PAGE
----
But beyond those plot problems, what struck me most about the two Miracle on 34th Street movies is that the second one is more religious than the first. Or rather, the earlier version isn’t religious at all, while the second one struck me as incredibly religious, and much of it in subtle, interesting ways.
In the older movie, the defense lawyer tried to argue that Kris Kringle wasn’t insane for claiming to be Santa Claus because that is his identity. There was no discussion of flying reindeer, magic workshops or anything else, just a question of whether they can prove that is or isn’t his identity. In the later one the issue was less about identity, and more about whether or not we can believe in what seems impossible.
The latest version has the father-figure making the argument to the little girl that Santa Claus’ existence is basically Pascal’s wager. We can’t know if it is true or not, so better to believe than suffer the risks of not believing. Then when Santa gets into trouble everyone takes to wearing badges and flying signs that say “We believe.” They mean they believe in Santa, but the “in Santa” is absent. The show is about belief, and not just in Santa.
Throughout the movie Santa is a stand-in for God. The Judge says they aren’t there to prove if God exists but about the existence of a being “just as invisible and just as present.” The question of whether or not Kris Kringle is really Santa Claus is not resolved by proving the post office is willing to recognize him as such, like in the 1947 version, but in making the comparison with the “In God We Trust” on the dollar bill and saying that the “the state of New York, by a similar demonstration of the collective faith of its people can accept and acknowledge that Santa Claus exists.” He exists because people want to believe he exists.
The implication of the second movie seems to be the mirror image of the Judge’s concluding statement. If we can believe that Santa exists, then why can’t we also believe that God exists? The movie mentions how belief in Santa is not natural but taught. Without coming out and fully saying it, the movie implies the same could be true about God.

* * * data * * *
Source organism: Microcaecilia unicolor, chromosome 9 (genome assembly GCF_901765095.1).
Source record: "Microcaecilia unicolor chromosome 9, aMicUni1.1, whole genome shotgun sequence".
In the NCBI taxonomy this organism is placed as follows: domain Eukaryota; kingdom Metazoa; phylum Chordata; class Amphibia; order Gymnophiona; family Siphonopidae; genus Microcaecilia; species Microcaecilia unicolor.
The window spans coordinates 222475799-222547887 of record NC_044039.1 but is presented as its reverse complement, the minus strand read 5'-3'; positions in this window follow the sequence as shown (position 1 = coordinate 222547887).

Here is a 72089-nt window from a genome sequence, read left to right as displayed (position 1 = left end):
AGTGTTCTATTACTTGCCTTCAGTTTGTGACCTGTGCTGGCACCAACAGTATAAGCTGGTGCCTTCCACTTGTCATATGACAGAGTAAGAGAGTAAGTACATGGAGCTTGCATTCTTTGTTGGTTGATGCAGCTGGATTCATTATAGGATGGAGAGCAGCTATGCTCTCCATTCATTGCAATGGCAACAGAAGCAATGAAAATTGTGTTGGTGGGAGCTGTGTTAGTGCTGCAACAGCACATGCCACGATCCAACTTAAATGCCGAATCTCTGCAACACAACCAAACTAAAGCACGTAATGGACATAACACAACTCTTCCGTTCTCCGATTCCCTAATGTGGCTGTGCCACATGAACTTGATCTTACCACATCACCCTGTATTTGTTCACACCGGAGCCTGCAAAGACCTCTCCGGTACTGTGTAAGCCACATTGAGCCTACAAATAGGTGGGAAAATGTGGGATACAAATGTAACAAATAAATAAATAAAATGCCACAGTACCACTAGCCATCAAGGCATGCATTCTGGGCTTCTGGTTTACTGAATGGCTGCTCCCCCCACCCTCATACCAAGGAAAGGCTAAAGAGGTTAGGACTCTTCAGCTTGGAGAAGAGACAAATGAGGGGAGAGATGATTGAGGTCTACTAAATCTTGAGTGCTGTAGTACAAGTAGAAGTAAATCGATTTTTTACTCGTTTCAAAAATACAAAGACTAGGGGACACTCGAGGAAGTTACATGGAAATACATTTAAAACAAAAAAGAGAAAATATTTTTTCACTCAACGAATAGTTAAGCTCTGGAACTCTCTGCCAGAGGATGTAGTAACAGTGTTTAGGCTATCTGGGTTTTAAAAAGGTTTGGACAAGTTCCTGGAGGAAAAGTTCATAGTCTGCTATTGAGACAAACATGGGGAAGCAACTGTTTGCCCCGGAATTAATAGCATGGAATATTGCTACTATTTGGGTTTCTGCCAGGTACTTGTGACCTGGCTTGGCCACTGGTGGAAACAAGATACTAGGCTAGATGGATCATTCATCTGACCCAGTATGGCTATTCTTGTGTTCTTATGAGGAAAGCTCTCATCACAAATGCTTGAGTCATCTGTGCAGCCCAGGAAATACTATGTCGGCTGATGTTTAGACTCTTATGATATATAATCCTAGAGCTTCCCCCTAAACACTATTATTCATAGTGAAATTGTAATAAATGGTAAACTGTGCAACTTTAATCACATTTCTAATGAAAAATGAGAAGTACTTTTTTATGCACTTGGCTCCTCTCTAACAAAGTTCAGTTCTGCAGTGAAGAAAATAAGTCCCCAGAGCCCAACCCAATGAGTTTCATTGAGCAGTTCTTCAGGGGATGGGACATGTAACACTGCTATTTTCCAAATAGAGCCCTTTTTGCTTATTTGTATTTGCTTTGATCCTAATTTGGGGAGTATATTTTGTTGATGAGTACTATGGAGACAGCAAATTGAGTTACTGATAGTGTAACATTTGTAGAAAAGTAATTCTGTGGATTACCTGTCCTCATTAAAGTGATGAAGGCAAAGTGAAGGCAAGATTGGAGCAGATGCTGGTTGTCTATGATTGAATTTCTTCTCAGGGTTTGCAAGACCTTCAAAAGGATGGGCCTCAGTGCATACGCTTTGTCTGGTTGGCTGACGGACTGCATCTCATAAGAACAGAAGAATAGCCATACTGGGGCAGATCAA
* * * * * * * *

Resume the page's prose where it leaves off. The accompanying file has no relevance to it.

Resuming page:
Another idea from religious discussions that crept its way into the second movie was a line about Santa as a symbol of putting aside human greed and selfishness, and an implication that if you don’t believe in Santa you’re doomed to be selfish forever. To me that sounded like echoes of the belief some people hold that you can’t be a good moral person unless you believe in God. Yet despite that there isn’t as much focus on trying to make the world a less selfish place. In the older version, Santa Claus is there to try to make the world a nicer place. He gets the heads of two big companies to shake hands, declaring a truce of sorts. If he is a stand-in for God, he’s a God more concerned with peace and good will rather than the second one, where the story is more rapped up in whether individual people – and not just the girl and her mom, but huge crowds – believe in him. That focus on getting lots of people to believe made the second version feel very American to me, and not in a good way. It reminded me that America is the place that at times tries to declare tomato paste a vegetable, legislate what pi is and claim that dinosaurs walked the earth with humans and that too often when people disagree fall back on the claim, like Dorey in the movie said that, “you have the right to believe whatever you want…” instead of attempting to understand the differences in beliefs.
I’m glad I didn’t bother showing it to the kids. They can stick to the 1947 version.